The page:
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article imageOp-Ed: Taxes, giant multinationals, and problems which can be fixed

By Paul Wallis     Aug 27, 2019 in Business
Sydney - Governments are revenue junkies. The way they use revenue is often absurd, but how they collect it, or don’t collect it, is a huge problem. Major companies like Amazon, Google, etc. have a workaround for taxes which is creating big tax problems.
The Trump/Macron deal is a case in point. It’s been slammed by the Computer & Communications Industry Association (CCIA) as “unilateral” (ironic given Trump’s trade positions) and “discriminatory”. The deal looks pretty vague, and the CCIA has a point, but it’s shot itself in the foot with this view, too.
The problem for revenue with companies like Amazon, Google, Microsoft, Facebook, Apple, etc. is that these companies re-route their tax liabilities to other countries, often to Ireland, which has a pretty friendly tax environment. (The Irish have done an excellent revenue deal with these companies, and good luck to them, but by definition, a tax deal with one country doesn’t relate to revenue issues for other countries.)
This is the problem - A simple online transaction in Australia, for example, doesn’t pay corporate income tax in Ireland, or Australia. because that Income is deemed to be sourced in Ireland, which it isn’t. The money comes from Australia, and under any other circumstances, for all other companies, tax would be payable in Australia.
(Please note I have to stick to Australia as an example because I don’t know enough about other countries’ tax laws. The general principles are the same, though.)
So these big companies do billions of dollars’ worth of business in Australia and don’t pay taxes on it. A few issues here:
1. This tax situation is heavily slanted against local and other foreign companies, which do pay tax on their profits. It’s totally unfair.
2. Governments are deprived of revenue to which they would otherwise be naturally entitled.
3. A truly absurd tax situation which is basically no law for some foreign companies and enforcement against all other companies is effectively one law for the rich, and no traction for anyone else.
Recently, Australia imposed a Goods and Services Tax (GST) on online transactions. This is a 10% Federal tax which raises revenue for the states and territories and is a bit like Europe’s VAT.
Now consider the anomaly – GST is based on transactions in Australia. Everyone pays it, and it applies to everything but food and a few exempt items. How does it suddenly become non-taxable as income, if it’s deemed by law to have to pay GST?
The short answer is that it doesn’t. These transactions are clearly generating income and a lot of it. So the CIAA is basically barking up the wrong tree, in this regard. Are they saying there are no transactions, that income isn’t generated? Hard to believe.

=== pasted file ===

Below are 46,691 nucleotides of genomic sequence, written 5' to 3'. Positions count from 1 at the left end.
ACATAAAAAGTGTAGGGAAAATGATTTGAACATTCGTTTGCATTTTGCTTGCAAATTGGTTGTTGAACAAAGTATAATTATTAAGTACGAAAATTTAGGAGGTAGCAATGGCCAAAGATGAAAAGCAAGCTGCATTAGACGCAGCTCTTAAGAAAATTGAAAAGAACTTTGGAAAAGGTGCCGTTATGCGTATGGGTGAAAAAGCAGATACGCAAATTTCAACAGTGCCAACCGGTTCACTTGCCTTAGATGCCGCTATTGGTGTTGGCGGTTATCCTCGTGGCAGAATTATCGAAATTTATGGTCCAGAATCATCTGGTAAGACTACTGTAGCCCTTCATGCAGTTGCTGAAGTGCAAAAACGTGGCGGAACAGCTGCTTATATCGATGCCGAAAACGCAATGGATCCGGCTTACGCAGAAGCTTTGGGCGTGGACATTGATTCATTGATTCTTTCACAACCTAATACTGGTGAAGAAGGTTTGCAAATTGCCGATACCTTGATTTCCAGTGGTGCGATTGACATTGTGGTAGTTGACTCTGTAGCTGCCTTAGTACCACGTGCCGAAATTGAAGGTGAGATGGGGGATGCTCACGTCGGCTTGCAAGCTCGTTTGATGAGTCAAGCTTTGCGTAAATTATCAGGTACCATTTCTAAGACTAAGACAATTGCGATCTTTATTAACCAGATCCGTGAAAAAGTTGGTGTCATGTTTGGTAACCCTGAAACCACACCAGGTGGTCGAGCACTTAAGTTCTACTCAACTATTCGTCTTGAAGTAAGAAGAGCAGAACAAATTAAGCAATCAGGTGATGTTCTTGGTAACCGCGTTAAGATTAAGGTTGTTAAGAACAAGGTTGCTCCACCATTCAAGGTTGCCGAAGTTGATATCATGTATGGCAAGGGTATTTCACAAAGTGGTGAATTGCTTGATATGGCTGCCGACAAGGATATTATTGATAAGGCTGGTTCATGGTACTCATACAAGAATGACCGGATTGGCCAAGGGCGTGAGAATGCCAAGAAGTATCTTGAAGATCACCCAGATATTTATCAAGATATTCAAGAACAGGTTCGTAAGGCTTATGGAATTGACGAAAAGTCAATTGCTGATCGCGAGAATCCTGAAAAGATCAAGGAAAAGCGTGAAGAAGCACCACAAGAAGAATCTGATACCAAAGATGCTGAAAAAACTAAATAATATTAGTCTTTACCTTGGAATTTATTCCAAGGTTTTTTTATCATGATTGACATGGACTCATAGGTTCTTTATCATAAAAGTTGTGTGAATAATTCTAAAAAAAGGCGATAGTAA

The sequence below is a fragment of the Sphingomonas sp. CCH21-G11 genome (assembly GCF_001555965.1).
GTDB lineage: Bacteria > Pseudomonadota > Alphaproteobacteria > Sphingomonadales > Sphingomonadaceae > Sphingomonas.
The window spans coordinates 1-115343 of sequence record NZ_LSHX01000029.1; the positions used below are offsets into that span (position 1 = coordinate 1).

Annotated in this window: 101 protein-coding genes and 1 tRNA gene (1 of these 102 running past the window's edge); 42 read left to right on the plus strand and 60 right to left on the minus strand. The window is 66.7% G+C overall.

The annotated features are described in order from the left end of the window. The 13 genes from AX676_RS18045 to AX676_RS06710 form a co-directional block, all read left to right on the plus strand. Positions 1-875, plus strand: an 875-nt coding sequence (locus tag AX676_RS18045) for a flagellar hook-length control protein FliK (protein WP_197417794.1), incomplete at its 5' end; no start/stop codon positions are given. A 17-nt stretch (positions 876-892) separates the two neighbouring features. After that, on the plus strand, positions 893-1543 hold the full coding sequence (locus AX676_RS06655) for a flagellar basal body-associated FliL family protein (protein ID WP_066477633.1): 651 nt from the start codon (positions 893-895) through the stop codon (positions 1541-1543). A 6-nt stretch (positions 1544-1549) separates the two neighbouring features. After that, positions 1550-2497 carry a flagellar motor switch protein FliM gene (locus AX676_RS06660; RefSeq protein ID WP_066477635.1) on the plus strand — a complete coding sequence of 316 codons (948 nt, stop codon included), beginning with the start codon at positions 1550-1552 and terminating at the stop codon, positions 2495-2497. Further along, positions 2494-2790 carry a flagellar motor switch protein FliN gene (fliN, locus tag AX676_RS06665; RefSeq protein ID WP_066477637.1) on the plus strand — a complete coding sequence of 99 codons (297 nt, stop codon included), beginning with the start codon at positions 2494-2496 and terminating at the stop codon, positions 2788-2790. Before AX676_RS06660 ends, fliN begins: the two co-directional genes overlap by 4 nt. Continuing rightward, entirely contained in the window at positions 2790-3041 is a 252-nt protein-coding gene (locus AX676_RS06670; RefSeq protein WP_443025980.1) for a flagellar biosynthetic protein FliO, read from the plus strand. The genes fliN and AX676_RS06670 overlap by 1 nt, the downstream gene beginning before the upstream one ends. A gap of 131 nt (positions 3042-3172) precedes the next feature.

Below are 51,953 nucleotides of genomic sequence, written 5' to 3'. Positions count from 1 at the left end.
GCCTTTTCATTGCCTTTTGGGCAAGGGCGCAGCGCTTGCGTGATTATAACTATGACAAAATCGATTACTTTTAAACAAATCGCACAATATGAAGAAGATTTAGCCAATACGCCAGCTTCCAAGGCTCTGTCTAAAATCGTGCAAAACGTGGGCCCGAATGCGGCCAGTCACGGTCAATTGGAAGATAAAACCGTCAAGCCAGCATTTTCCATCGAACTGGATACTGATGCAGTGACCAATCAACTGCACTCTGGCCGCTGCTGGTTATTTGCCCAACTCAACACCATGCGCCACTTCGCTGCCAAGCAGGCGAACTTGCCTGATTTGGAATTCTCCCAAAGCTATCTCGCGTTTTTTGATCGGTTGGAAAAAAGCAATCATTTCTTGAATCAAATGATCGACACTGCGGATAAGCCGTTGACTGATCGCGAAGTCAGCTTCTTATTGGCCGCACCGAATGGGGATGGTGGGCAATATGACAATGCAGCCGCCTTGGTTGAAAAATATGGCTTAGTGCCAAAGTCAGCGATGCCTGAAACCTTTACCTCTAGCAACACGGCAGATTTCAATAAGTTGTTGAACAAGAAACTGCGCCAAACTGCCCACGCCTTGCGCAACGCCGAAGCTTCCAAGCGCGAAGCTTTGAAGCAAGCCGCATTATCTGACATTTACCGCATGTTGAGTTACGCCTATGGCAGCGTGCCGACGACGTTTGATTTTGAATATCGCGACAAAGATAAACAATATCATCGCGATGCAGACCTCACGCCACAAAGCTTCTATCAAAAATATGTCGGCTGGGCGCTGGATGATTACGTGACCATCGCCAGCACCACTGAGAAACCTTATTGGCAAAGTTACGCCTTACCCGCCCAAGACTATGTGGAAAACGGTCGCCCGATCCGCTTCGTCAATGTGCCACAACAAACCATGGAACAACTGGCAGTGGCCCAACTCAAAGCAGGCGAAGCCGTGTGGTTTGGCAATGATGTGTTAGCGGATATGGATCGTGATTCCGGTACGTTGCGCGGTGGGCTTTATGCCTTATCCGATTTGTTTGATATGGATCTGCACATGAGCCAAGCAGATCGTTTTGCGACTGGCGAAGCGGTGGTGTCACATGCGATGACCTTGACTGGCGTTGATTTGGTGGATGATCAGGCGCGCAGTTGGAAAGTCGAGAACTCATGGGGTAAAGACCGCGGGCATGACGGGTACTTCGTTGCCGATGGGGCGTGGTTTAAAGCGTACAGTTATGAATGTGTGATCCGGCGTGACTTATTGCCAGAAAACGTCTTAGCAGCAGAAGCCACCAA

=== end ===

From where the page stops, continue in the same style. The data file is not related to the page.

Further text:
Ah, um…but? CIAA, your talking points are better than you think
The other side of this rather shopsoiled coin is that foreign companies do have rights. In Australia, foreign companies and business entities do pay taxes, but also get a range of tax incentives, concessions, etc. Australian companies make billions quarterly, so obviously, our tax regime isn’t really all that oppressive.
The CIAA is quite right to question half-ass tax measures, though. If a tax scheme is not normal tax, guided by law, and statutes with proper safeguards, it’s not likely to work, either. The “discriminatory” position is at least partly right, for many of the wrong reasons.
For example:
• How does a court uphold rights of taxpaying companies based on what seems to be a sort of open-ended “maybe’ scenario? You could be bogged down for years, not raising revenue, and not getting any clarity.
• How to you manage your company’s tax liabilities, to start with?
• What sort of possible guidance can there be on any arbitrary revenue deal not reinforced by statutes, so people at least know the rules and definitions?
Global confusion doesn’t help
Those are legitimate bitching points, but there’s more:
• Why should international trade be the first thing put on the line on the basis of what is basically normal business? That hardly helps CiAA’s members, which do big business worldwide.
• Every deal has to be slogged out individually? It’s administrative nonsense, at best. A simple basic tax rule, applied globally, could only be better than this farcical nation-by nation nitpicking approach to revenue.
• The reaction to the French deal was pretty hostile, with and without a few good reasons. Do governments seriously expect enthusiastic cooperation on what seems to be an open-ended but truly half-ass tax regime?
• These companies are obliged to comply with the jurisdictions in which they operate, and despite urban myths, they largely do, with a few contentious caveats. Creating what at least can be seen as a discriminatory tax position offers no incentives, and no encouragement to do business.
The tax question must be solved, and solved with proper legal bases for taxpaying companies to conduct business. This spur of the moment approach very obviously isn’t how to do it. Back to the drawing board, guys, and this time, let’s get it right.
This opinion article was written by an independent writer. The opinions and views expressed herein are those of the author and are not necessarily intended to reflect those of
More about Ciaa, Computer & Communications Industry Association, Trump Macron tax deal, tax theory, foreign company tax
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